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Impeachment inquiry may bite both ways

For months, House of Representatives Speaker Nancy Pelosi has resisted the full-throated cries of some members of her caucus to impeach President Donald Trump.

Pelosi saw the futility of launching an impeachment investigation for strictly partisan reasons. Such a move might make it through the Democratic-controlled House, but would never get through the Republican-controlled Senate, and would probably bolster the political support for the president.

But this week Pelosi launched an impeachment inquiry against President Donald Trump. She apparently senses controversy regarding U.S. relations with Ukraine might provide an opening against the president, or that it constitutes a clear-cut, impeachable offense.

House Democrats plan to investigate contacts between Trump and Ukrainian President Volodymyr Zelenskiy. They are focusing on a July 25 phone conversation in which Trump discussed a situation involving former Vice President Joe Biden, currently the frontrunner for the Democratic nomination for president.

In his conversation with Zelenskiy, Trump referenced an event in March 2016, when Biden, representing the United States, traveled to Ukraine and told the country’s leaders then they would not receive $1 billion in promised U.S. aid unless the country’s chief prosecutor was fired.

Biden admits doing just that. But he was acting on the instructions of the Obama administration, and they insist the Ukrainian prosecutor was corrupt.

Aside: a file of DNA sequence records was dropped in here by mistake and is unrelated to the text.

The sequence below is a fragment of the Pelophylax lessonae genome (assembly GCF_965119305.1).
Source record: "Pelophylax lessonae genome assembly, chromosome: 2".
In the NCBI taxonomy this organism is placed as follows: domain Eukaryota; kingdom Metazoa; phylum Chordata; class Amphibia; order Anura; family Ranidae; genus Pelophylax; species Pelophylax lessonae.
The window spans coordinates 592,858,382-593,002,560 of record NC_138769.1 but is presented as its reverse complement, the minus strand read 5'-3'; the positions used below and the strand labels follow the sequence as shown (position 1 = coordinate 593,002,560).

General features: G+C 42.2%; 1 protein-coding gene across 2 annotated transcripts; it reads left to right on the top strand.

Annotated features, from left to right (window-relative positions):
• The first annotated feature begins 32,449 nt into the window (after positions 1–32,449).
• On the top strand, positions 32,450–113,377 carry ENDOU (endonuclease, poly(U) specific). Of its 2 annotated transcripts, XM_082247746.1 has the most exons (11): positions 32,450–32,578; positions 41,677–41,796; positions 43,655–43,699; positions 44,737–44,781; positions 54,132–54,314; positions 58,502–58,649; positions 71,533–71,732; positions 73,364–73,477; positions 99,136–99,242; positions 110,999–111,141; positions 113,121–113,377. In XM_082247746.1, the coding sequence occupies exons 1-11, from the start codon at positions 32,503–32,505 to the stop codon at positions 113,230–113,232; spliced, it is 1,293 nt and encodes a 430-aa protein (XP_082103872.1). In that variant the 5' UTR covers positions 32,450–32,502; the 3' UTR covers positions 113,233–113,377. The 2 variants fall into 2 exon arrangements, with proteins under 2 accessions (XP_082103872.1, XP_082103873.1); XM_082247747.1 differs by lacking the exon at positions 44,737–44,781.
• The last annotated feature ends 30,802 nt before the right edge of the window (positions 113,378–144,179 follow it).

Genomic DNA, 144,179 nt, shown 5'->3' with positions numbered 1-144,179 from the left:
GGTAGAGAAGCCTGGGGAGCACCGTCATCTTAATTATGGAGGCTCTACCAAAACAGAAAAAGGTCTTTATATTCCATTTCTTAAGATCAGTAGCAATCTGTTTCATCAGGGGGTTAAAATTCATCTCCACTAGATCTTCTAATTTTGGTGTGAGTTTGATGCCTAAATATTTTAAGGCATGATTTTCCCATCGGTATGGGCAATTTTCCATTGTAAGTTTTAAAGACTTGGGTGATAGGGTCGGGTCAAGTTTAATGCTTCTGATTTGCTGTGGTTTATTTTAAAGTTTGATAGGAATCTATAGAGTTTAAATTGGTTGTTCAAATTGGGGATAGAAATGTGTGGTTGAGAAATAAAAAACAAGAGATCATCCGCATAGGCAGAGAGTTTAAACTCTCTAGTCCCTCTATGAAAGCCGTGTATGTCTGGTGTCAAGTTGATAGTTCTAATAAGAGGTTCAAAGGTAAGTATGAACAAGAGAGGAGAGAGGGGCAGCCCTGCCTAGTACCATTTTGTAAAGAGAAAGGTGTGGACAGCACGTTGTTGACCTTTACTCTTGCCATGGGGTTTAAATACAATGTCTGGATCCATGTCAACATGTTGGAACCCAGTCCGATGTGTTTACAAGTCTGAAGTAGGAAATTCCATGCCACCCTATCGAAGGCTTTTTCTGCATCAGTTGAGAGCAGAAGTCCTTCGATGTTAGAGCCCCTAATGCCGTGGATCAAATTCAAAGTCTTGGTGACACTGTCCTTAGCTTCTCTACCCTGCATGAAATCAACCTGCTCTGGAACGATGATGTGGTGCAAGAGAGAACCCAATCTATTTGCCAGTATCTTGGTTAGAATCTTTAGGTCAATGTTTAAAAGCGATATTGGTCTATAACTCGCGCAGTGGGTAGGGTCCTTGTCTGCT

It happens that the prosecutor was looking into allegations of corruption involving Biden’s son, Hunter. Biden’s action brought that probe to an end.

At the time, Hunter Biden was being paid as much as $50,000 a month to serve as a board member for Ukraine’s largest private gas company, Burisma. The firm clearly was attempting to buy influence with then-President Barack Obama’s administration. Sensing the political fallout possible from the arrangement, Hunter Biden resigned his post this spring — as his father was preparing to run for president against Trump.

Trump’s phone call was an attempt to get the Ukrainian investigation involving both Bidens resumed. Trump had held up millions in U.S. military aid to the Ukraine days before the phone call in an apparent attempt to increase the pressure on Zelenskiy. Pelosi and other Democrat leaders maintain the president’s action was an improper use of U.S. clout for political reasons.

Pelosi’s party may have opened a Pandora’s box. Any attempt to cover up Biden’s role in the affair will be seen through by voters. If the House investigation is to be viewed as anything other than what Trump says it is — a witch hunt — lawmakers cannot give Biden a free ride.

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